NOTE: The USO is set at 10Mbps+ but we expect that many of those who benefit from it will actually get near to or even above “superfast” speeds of 24Mbps.

Ofcom’s Final USO Statement (PDF)

UPDATE 10:51am

One crucial element that we’ve noticed in today’s report is that Ofcom still hasn’t finalised their funding (USF) approach and plan to consult on this during autumn 2019, which seems like a rather odd way of doing things (i.e. set out the final deployment / technology before you’ve finalised the cost / funding arrangements).

We [Ofcom] will consult on funding regulations in autumn 2019 which will contain:

a) procedures setting out how applications by the Universal Service Provider in respect of the net cost burden should be made;

b) procedures setting out how Ofcom will determine such applications (i.e. procedures for verification of the net cost and for consideration of whether or not the net cost represents an unfair burden on the Universal Service Provider, and if so, the extent of that unfair burden); and

c) provisions specifying how a fund would operate in the event that Ofcom determined that there was an unfair burden on the Universal Service Provider (i.e. who would contribute and in what proportions; and how funds would be collected and distributed).

uso 10mbps broadband map 2019

By Mark Jackson
Mark is a professional technology writer, IT consultant and computer engineer from Dorset (England), he also founded ISPreview in 1999 and enjoys analysing the latest telecoms and broadband developments. Find me on X (Twitter), Mastodon, Facebook and .
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48 Responses
  1. Avatar photo Matt says:

    Would this mean much for someone like myself who has a min guaranteed speed of 11Mb on FTTC and getting about 14-15Mb? Hope the house a bit down the road is below 10? hahaha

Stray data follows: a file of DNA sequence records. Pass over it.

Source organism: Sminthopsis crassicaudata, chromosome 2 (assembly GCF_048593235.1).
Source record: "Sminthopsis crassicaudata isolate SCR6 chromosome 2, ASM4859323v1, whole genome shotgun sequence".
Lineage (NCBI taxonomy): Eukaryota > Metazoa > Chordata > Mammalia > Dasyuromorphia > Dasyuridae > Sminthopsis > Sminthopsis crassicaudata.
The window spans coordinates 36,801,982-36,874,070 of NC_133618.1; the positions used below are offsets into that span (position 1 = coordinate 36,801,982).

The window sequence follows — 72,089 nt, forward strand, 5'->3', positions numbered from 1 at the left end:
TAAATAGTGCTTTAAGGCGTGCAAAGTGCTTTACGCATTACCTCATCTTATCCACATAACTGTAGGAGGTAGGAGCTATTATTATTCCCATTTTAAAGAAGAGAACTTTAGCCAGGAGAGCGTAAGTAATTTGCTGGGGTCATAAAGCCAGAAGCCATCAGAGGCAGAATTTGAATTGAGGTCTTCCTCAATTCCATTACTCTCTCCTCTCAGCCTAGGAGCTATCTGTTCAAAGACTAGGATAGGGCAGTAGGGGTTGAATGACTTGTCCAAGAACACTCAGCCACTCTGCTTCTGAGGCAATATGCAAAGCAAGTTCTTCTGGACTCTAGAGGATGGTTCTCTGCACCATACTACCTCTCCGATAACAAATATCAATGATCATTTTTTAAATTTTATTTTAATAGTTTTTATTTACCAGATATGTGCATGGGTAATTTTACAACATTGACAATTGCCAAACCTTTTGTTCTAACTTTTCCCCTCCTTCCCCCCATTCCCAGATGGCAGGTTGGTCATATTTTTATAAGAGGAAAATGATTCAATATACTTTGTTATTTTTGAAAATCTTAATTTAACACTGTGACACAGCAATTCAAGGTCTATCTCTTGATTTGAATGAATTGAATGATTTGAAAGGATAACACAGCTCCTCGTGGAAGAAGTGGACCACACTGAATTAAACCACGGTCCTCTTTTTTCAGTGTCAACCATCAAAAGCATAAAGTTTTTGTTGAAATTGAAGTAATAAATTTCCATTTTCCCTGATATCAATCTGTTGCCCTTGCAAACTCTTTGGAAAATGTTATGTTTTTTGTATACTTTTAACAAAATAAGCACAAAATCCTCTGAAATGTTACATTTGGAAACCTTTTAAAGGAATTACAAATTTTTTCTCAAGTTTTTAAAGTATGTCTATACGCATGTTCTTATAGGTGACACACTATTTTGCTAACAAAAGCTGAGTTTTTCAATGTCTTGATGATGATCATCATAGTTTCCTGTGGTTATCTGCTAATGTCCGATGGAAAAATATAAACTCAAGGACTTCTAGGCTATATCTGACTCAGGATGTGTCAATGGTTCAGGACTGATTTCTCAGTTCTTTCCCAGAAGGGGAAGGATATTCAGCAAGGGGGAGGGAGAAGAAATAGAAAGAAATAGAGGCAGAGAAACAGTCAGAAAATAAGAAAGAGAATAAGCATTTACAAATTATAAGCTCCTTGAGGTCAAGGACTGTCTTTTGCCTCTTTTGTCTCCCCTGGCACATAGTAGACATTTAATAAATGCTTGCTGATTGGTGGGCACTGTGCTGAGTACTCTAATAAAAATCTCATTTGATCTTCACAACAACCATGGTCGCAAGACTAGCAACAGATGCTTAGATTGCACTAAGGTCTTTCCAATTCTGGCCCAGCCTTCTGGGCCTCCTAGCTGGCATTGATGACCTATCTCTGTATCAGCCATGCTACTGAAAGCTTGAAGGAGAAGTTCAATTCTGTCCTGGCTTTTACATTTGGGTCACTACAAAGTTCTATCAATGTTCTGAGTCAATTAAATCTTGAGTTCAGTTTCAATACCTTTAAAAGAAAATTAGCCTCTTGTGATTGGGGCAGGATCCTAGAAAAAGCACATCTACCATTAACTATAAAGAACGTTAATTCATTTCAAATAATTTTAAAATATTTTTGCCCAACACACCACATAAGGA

1. Avatar photo AnotherTim says:

      The USO won’t apply to you if you can sync at >=10Mbs down and >=1Mbps up.

    2. Avatar photo Joe says:

      That is as you say your best chance; many people just over USO might see work to get USO to others just below raise all speeds.

  2. Avatar photo NGA for all says:

    A countdown without agreement on how this will be funded is irresponsible, given this sends a signal to LA’s that they can now sick back and wait for BT’s to pay them capital and clawback intended to fix rural.

    BT is already including these costs (Capital Deferral) in their cost recovery and can now wait for another fund to be created to fix a problem for which they are already recovering costs.

    The lack of any reconciliation of BDUK’s subsidies and Ofcom’s modelling is sorely missing.

    1. Avatar photo NGA for all says:

      sorry ‘sit’ back, edit button needed.

    2. Avatar photo CarlT says:

      Believe it’s there to fix anything coming in below certain speeds, not just rural?

      Value for money is perhaps a consideration: see Gigaclear for how expensive FTTP to more rural areas is proving. The B4RN model may actually be a far better option than spending thousands per premises in taxpayers’ money.

    3. Avatar photo NGA for all says:

      CarlT – Overlying on existing Openreach is cheap, but that leaves what to do with buried cable. Gigaclear guessed correctly at Gavin Patterson’s lack of interest in the network and could win business even if buiding new. It shows just how much inflation was in the BDUK FRamework and hence everyone is counting ‘savings and efficienies’ while forgetting to complete the in-fill.

      I am now pleasantly surprised at the progress and I think the upside possible (to complete the in-fill budgetted) has been hard won and should be taken rather than shut down. I am not sure why BDUK have not published a full reconciliation including BT’s capital contributions even those contributions appear very late and played no part in the planned build. It would show just how much more is possible.

      We have not had ‘demand aggregation’ stage before build yet. There has been so far no need. It might now appear in Northern Ireland.

      I do not ‘get’ creating a B-USO fund from industry before existing funds are exhausted.

    4. Avatar photo CarlT says:

      Umm nearly a third of Gigaclear’s ‘premises passed’ aren’t serviceable which reeks of being desperate to inflate coverage figures and they’ve had huge cost and time overruns. Hardly something to celebrate.

      Looks an awful lot more like Openreach correctly determined that it wasn’t viable for them to pursue those contracts, Gigaclear didn’t survey properly and have ended up paying out in a big way.